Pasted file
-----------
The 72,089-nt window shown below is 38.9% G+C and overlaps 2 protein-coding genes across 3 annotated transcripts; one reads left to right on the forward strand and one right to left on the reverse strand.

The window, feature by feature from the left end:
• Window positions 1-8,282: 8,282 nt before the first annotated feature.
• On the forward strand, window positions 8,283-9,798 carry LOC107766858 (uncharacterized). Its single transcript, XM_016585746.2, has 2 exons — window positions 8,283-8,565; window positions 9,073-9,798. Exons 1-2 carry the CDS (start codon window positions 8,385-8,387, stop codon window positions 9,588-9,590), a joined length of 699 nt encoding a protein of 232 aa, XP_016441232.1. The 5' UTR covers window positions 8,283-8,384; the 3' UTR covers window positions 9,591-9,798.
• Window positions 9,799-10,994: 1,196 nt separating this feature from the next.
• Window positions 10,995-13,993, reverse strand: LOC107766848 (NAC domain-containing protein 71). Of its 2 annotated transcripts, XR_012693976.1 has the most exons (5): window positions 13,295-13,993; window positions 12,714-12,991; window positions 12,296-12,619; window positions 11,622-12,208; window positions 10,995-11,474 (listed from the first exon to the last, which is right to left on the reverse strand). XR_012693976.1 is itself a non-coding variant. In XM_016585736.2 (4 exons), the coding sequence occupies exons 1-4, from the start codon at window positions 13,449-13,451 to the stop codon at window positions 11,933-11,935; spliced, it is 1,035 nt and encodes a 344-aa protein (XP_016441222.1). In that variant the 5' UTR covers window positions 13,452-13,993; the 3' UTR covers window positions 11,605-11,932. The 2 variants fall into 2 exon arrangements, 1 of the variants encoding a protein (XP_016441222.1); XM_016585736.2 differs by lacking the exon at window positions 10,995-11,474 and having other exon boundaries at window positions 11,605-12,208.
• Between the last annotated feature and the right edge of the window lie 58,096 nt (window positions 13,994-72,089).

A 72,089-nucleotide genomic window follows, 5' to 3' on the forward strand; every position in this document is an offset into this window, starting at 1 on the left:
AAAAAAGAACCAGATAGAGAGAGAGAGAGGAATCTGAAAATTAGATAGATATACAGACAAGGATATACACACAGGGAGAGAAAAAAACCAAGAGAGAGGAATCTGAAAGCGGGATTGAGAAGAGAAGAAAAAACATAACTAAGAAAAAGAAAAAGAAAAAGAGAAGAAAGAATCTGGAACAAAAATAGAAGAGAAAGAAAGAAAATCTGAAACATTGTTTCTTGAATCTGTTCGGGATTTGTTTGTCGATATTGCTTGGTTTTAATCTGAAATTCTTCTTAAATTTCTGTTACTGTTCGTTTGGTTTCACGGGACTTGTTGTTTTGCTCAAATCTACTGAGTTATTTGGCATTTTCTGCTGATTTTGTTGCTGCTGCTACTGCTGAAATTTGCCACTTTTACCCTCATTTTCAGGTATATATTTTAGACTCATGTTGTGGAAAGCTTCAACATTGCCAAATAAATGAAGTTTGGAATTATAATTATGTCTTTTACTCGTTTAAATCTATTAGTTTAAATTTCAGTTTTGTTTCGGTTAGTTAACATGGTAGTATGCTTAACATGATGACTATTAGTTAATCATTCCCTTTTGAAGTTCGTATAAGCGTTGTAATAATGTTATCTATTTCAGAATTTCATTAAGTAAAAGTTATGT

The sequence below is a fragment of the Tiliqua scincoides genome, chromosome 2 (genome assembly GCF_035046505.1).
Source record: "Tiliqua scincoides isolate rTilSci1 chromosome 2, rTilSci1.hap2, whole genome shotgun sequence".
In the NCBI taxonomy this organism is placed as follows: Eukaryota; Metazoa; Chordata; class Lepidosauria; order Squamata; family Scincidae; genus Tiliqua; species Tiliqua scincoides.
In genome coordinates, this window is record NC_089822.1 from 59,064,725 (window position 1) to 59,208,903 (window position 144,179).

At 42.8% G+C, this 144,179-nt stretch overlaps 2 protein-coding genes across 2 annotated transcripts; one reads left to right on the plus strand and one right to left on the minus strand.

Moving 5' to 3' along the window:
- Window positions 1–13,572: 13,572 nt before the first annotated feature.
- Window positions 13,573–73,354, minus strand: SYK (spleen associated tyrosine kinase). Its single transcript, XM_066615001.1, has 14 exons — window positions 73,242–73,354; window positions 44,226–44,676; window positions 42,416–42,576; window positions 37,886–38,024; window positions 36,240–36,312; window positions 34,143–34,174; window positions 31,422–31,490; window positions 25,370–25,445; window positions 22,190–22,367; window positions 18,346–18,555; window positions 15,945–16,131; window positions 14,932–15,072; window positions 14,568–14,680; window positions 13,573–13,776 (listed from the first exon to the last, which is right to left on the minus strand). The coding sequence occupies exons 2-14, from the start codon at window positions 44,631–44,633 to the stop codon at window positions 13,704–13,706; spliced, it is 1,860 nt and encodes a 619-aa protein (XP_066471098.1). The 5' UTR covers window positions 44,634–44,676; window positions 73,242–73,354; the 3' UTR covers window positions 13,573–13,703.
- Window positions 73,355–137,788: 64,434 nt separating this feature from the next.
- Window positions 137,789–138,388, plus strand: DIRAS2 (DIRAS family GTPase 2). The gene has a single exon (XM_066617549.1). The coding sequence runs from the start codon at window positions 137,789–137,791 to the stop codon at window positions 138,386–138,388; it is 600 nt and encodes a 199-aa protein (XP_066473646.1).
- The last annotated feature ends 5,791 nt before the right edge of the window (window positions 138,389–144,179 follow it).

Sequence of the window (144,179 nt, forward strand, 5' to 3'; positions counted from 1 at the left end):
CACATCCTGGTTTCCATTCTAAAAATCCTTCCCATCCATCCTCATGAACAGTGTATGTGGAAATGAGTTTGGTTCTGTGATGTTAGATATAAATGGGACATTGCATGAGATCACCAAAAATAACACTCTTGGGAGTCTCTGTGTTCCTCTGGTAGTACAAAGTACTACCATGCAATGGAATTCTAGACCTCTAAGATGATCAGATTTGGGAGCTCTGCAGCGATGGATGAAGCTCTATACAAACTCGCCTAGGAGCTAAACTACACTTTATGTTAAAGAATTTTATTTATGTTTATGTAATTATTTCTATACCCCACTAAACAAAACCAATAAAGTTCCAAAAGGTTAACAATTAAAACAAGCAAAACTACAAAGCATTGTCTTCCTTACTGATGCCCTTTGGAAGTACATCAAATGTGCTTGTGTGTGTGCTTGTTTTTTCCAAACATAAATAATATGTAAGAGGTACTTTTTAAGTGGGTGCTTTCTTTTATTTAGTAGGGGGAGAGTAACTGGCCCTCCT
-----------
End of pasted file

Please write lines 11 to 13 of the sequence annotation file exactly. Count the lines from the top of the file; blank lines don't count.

Source record: "Tiliqua scincoides isolate rTilSci1 chromosome 2, rTilSci1.hap2, whole genome shotgun sequence".
In the NCBI taxonomy this organism is placed as follows: Eukaryota; Metazoa; Chordata; class Lepidosauria; order Squamata; family Scincidae; genus Tiliqua; species Tiliqua scincoides.
In genome coordinates, this window is record NC_089822.1 from 59,064,725 (window position 1) to 59,208,903 (window position 144,179).